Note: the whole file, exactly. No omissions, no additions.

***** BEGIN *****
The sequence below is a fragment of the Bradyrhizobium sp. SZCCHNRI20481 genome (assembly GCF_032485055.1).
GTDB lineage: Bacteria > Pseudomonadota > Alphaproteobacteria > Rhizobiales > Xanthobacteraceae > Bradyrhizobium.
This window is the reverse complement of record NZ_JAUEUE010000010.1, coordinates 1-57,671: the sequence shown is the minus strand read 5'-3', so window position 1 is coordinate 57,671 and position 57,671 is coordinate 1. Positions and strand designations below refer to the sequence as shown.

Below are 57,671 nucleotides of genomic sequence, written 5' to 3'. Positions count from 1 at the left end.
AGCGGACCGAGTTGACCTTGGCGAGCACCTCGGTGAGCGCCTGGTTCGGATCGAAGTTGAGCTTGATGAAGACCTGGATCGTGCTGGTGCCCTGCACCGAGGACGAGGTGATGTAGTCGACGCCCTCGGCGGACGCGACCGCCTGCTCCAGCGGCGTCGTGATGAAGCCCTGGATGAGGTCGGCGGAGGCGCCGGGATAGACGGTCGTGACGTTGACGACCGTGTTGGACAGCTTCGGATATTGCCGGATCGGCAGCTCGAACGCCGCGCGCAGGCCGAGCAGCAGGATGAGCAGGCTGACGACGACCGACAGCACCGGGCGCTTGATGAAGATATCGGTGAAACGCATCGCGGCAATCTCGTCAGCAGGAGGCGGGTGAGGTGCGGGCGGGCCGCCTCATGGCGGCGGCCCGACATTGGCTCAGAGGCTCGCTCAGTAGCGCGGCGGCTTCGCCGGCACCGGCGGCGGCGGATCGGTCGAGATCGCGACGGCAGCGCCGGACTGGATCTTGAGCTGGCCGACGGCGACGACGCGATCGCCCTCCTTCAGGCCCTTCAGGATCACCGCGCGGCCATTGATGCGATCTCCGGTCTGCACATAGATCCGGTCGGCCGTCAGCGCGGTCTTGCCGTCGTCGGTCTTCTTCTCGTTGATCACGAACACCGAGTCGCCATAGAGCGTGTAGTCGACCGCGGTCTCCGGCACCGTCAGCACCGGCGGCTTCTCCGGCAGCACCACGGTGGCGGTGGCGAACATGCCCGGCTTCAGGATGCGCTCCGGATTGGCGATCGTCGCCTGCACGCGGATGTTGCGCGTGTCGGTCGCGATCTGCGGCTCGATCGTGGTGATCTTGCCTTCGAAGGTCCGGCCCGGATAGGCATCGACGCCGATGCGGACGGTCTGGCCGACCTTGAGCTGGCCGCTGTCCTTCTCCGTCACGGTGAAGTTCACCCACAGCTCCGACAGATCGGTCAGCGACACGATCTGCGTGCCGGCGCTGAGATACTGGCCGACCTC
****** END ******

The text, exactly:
The sequence below is a fragment of the Bradyrhizobium sp. SZCCHNRI20481 genome (assembly GCF_032485055.1).
GTDB lineage: Bacteria > Pseudomonadota > Alphaproteobacteria > Rhizobiales > Xanthobacteraceae > Bradyrhizobium.
This window is the reverse complement of record NZ_JAUEUE010000010.1, coordinates 1-57,671: the sequence shown is the minus strand read 5'-3', so window position 1 is coordinate 57,671 and position 57,671 is coordinate 1. Positions and strand designations below refer to the sequence as shown.

Below are 57,671 nucleotides of genomic sequence, written 5' to 3'. Positions count from 1 at the left end.
AGCGGACCGAGTTGACCTTGGCGAGCACCTCGGTGAGCGCCTGGTTCGGATCGAAGTTGAGCTTGATGAAGACCTGGATCGTGCTGGTGCCCTGCACCGAGGACGAGGTGATGTAGTCGACGCCCTCGGCGGACGCGACCGCCTGCTCCAGCGGCGTCGTGATGAAGCCCTGGATGAGGTCGGCGGAGGCGCCGGGATAGACGGTCGTGACGTTGACGACCGTGTTGGACAGCTTCGGATATTGCCGGATCGGCAGCTCGAACGCCGCGCGCAGGCCGAGCAGCAGGATGAGCAGGCTGACGACGACCGACAGCACCGGGCGCTTGATGAAGATATCGGTGAAACGCATCGCGGCAATCTCGTCAGCAGGAGGCGGGTGAGGTGCGGGCGGGCCGCCTCATGGCGGCGGCCCGACATTGGCTCAGAGGCTCGCTCAGTAGCGCGGCGGCTTCGCCGGCACCGGCGGCGGCGGATCGGTCGAGATCGCGACGGCAGCGCCGGACTGGATCTTGAGCTGGCCGACGGCGACGACGCGATCGCCCTCCTTCAGGCCCTTCAGGATCACCGCGCGGCCATTGATGCGATCTCCGGTCTGCACATAGATCCGGTCGGCCGTCAGCGCGGTCTTGCCGTCGTCGGTCTTCTTCTCGTTGATCACGAACACCGAGTCGCCATAGAGCGTGTAGTCGACCGCGGTCTCCGGCACCGTCAGCACCGGCGGCTTCTCCGGCAGCACCACGGTGGCGGTGGCGAACATGCCCGGCTTCAGGATGCGCTCCGGATTGGCGATCGTCGCCTGCACGCGGATGTTGCGCGTGTCGGTCGCGATCTGCGGCTCGATCGTGGTGATCTTGCCTTCGAAGGTCCGGCCCGGATAGGCATCGACGCCGATGCGGACGGTCTGGCCGACCTTGAGCTGGCCGCTGTCCTTCTCCGTCACGGTGAAGTTCACCCACAGCTCCGACAGATCGGTCAGCGACACGATCTGCGTGCCGGCGCTGAGATACTGGCCGACCTC